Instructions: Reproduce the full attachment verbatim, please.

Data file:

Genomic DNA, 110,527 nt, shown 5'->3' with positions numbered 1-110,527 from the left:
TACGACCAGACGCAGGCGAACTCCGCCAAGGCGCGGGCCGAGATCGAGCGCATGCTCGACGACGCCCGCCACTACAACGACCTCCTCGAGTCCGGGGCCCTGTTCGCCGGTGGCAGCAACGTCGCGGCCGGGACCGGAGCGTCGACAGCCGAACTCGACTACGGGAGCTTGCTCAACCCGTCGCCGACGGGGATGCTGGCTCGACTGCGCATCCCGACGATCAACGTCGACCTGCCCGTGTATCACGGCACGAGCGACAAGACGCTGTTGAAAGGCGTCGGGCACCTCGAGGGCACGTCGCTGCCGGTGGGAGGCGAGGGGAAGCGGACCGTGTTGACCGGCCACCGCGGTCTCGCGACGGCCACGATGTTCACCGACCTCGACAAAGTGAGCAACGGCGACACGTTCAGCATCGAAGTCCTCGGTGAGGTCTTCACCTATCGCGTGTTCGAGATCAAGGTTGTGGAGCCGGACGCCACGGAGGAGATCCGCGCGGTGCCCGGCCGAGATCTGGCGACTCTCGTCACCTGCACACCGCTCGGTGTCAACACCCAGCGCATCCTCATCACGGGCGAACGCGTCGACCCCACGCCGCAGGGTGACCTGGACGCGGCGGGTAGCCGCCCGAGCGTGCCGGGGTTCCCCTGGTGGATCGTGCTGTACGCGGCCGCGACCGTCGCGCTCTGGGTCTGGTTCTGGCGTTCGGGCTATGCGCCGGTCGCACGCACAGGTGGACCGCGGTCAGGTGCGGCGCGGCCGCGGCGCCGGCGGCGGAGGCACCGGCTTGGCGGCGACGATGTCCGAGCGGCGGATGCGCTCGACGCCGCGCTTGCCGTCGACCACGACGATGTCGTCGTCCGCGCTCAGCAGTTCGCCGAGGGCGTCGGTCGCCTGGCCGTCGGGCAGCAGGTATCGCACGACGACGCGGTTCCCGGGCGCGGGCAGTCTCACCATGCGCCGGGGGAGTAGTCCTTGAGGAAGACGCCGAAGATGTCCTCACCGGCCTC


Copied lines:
Genomic DNA, 110,527 nt, shown 5'->3' with positions numbered 1-110,527 from the left:
TACGACCAGACGCAGGCGAACTCCGCCAAGGCGCGGGCCGAGATCGAGCGCATGCTCGACGACGCCCGCCACTACAACGACCTCCTCGAGTCCGGGGCCCTGTTCGCCGGTGGCAGCAACGTCGCGGCCGGGACCGGAGCGTCGACAGCCGAACTCGACTACGGGAGCTTGCTCAACCCGTCGCCGACGGGGATGCTGGCTCGACTGCGCATCCCGACGATCAACGTCGACCTGCCCGTGTATCACGGCACGAGCGACAAGACGCTGTTGAAAGGCGTCGGGCACCTCGAGGGCACGTCGCTGCCGGTGGGAGGCGAGGGGAAGCGGACCGTGTTGACCGGCCACCGCGGTCTCGCGACGGCCACGATGTTCACCGACCTCGACAAAGTGAGCAACGGCGACACGTTCAGCATCGAAGTCCTCGGTGAGGTCTTCACCTATCGCGTGTTCGAGATCAAGGTTGTGGAGCCGGACGCCACGGAGGAGATCCGCGCGGTGCCCGGCCGAGATCTGGCGACTCTCGTCACCTGCACACCGCTCGGTGTCAACACCCAGCGCATCCTCATCACGGGCGAACGCGTCGACCCCACGCCGCAGGGTGACCTGGACGCGGCGGGTAGCCGCCCGAGCGTGCCGGGGTTCCCCTGGTGGATCGTGCTGTACGCGGCCGCGACCGTCGCGCTCTGGGTCTGGTTCTGGCGTTCGGGCTATGCGCCGGTCGCACGCACAGGTGGACCGCGGTCAGGTGCGGCGCGGCCGCGGCGCCGGCGGCGGAGGCACCGGCTTGGCGGCGACGATGTCCGAGCGGCGGATGCGCTCGACGCCGCGCTTGCCGTCGACCACGACGATGTCGTCGTCCGCGCTCAGCAGTTCGCCGAGGGCGTCGGTCGCCTGGCCGTCGGGCAGCAGGTATCGCACGACGACGCGGTTCCCGGGCGCGGGCAGTCTCACCATGCGCCGGGGGAGTAGTCCTTGAGGAAGACGCCGAAGATGTCCTCACCGGCCTC